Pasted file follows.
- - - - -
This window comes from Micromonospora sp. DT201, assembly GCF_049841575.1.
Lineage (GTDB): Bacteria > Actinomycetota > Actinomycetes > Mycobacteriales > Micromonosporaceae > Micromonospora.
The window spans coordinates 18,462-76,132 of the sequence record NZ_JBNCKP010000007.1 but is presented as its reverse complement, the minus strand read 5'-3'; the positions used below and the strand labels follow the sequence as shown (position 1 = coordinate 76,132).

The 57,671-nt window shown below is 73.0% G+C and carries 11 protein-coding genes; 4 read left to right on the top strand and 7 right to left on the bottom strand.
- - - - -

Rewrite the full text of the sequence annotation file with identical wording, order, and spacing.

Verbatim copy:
This window comes from Micromonospora sp. DT201, assembly GCF_049841575.1.
Lineage (GTDB): Bacteria > Actinomycetota > Actinomycetes > Mycobacteriales > Micromonosporaceae > Micromonospora.
The window spans coordinates 18,462-76,132 of the sequence record NZ_JBNCKP010000007.1 but is presented as its reverse complement, the minus strand read 5'-3'; the positions used below and the strand labels follow the sequence as shown (position 1 = coordinate 76,132).

The 57,671-nt window shown below is 73.0% G+C and carries 11 protein-coding genes; 4 read left to right on the top strand and 7 right to left on the bottom strand.